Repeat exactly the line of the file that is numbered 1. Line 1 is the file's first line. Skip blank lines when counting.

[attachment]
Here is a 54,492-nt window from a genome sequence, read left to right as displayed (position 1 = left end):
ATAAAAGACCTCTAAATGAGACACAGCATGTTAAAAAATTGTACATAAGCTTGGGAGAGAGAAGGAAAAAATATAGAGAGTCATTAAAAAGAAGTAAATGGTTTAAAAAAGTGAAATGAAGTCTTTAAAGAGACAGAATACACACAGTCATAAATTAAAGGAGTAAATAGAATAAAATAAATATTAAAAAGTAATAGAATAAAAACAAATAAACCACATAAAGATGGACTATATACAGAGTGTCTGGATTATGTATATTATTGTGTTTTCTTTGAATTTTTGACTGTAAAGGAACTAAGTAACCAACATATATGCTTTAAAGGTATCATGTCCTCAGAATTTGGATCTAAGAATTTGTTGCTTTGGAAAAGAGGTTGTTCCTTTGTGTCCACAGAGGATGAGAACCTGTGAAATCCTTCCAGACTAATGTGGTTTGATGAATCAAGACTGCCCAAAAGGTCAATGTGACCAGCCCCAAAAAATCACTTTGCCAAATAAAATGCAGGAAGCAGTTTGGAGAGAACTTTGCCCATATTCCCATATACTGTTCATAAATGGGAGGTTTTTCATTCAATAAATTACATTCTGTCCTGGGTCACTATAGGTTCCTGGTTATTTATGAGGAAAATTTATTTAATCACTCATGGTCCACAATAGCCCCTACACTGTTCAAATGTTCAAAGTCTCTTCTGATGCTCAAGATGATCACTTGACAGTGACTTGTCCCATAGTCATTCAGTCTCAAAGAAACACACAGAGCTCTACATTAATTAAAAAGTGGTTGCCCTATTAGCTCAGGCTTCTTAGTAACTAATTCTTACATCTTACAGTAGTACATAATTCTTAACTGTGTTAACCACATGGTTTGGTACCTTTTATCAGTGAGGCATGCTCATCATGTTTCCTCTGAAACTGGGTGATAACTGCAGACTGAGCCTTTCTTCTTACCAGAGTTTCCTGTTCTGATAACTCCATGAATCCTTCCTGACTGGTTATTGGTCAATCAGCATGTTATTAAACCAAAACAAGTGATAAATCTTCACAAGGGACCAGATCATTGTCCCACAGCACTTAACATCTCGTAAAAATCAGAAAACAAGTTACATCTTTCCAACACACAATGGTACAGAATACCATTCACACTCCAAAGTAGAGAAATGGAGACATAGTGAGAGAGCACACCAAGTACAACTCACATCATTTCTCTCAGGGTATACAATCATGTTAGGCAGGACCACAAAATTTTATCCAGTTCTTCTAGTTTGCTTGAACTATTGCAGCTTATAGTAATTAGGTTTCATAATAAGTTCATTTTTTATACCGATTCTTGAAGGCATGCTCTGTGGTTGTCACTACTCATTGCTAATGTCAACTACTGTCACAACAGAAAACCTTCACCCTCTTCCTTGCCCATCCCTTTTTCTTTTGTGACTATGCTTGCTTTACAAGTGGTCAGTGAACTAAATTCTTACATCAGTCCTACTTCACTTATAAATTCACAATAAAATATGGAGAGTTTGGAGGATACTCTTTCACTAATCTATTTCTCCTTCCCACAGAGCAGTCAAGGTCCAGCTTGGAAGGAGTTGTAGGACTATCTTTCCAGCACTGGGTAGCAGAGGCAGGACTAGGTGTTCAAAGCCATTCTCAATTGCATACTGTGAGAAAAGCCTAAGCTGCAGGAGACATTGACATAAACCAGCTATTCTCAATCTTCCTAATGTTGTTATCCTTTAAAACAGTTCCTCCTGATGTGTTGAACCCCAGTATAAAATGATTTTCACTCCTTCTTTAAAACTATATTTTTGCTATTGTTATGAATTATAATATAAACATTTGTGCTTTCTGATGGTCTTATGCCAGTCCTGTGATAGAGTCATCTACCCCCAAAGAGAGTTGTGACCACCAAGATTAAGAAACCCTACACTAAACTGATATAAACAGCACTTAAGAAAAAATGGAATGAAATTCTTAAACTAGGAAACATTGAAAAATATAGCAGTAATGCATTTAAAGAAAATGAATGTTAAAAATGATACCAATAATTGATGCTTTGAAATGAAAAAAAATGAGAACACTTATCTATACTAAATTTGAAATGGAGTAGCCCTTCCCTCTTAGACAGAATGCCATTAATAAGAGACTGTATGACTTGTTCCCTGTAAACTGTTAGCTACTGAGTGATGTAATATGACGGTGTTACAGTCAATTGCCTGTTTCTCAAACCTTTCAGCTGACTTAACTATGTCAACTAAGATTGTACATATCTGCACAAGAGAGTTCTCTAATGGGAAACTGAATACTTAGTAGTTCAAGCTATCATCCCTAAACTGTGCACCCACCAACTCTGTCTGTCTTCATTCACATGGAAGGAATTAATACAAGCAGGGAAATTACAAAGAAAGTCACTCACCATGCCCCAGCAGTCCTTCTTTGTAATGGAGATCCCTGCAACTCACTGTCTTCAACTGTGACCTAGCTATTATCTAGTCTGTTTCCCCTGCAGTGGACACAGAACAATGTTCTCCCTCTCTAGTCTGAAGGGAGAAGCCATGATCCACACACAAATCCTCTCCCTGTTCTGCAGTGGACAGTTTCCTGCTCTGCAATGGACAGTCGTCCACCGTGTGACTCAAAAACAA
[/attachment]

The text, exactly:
Here is a 54,492-nt window from a genome sequence, read left to right as displayed (position 1 = left end):